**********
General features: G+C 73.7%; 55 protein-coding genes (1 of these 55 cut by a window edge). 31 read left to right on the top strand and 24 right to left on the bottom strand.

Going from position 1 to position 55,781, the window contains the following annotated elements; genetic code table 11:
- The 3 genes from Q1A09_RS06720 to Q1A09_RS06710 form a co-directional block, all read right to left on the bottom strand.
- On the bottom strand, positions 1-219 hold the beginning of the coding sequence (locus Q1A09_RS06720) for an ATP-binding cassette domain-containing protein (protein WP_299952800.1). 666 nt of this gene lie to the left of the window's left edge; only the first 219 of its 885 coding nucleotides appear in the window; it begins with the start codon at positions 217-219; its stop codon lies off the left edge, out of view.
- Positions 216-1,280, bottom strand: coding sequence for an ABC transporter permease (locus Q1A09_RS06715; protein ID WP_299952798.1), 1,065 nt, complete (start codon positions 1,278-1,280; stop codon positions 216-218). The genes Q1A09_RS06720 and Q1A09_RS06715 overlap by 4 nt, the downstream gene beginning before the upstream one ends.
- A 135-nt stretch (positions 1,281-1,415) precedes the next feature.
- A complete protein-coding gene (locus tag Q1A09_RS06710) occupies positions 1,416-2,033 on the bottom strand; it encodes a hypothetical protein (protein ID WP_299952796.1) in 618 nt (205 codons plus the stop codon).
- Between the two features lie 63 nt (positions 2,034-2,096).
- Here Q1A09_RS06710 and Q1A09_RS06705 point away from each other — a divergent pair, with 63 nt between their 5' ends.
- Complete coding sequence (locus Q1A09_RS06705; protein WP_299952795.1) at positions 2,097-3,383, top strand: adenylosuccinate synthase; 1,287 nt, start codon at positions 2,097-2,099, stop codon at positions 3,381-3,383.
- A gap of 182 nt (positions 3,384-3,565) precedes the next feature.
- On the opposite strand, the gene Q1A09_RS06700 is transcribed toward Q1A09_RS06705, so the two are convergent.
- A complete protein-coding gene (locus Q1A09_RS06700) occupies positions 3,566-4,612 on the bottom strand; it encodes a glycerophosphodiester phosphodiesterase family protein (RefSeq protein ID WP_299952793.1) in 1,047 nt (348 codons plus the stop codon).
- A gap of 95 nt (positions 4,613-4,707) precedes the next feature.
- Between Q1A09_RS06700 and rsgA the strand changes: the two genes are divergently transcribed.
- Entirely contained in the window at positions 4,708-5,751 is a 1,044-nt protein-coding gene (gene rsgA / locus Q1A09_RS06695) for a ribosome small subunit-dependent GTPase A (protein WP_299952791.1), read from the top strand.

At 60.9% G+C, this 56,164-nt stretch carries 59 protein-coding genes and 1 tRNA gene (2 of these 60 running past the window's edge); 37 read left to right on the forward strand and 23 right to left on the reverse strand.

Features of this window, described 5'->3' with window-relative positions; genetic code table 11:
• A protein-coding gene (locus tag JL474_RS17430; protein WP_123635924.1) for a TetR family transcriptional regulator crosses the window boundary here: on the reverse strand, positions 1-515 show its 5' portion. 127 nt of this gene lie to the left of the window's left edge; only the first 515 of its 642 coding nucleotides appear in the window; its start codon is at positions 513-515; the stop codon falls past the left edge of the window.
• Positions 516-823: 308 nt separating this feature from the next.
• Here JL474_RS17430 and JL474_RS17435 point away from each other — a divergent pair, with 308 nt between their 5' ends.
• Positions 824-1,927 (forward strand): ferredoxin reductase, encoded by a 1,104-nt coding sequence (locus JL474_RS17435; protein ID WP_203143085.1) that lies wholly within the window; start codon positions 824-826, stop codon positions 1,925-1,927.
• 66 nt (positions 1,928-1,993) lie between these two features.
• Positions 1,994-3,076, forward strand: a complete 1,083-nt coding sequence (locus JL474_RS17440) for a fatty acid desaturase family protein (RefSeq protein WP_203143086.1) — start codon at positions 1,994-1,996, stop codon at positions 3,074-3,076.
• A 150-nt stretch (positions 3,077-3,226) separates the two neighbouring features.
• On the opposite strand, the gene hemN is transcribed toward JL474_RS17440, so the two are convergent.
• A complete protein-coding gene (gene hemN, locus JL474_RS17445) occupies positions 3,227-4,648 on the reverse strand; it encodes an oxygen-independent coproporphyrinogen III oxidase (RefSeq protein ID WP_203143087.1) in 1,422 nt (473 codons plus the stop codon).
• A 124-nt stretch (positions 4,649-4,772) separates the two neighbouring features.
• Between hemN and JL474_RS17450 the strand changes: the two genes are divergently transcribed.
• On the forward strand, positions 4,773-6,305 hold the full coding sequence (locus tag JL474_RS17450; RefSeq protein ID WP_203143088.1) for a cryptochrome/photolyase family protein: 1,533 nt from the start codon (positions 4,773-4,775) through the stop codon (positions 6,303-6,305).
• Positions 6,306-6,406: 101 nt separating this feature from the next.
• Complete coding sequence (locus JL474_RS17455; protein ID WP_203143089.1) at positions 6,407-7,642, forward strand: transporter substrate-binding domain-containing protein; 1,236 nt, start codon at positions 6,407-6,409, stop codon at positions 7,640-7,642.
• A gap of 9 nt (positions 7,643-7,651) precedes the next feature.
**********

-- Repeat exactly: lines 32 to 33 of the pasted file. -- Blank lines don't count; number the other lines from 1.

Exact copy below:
• Complete coding sequence (locus JL474_RS17455; protein ID WP_203143089.1) at positions 6,407-7,642, forward strand: transporter substrate-binding domain-containing protein; 1,236 nt, start codon at positions 6,407-6,409, stop codon at positions 7,640-7,642.
• A gap of 9 nt (positions 7,643-7,651) precedes the next feature.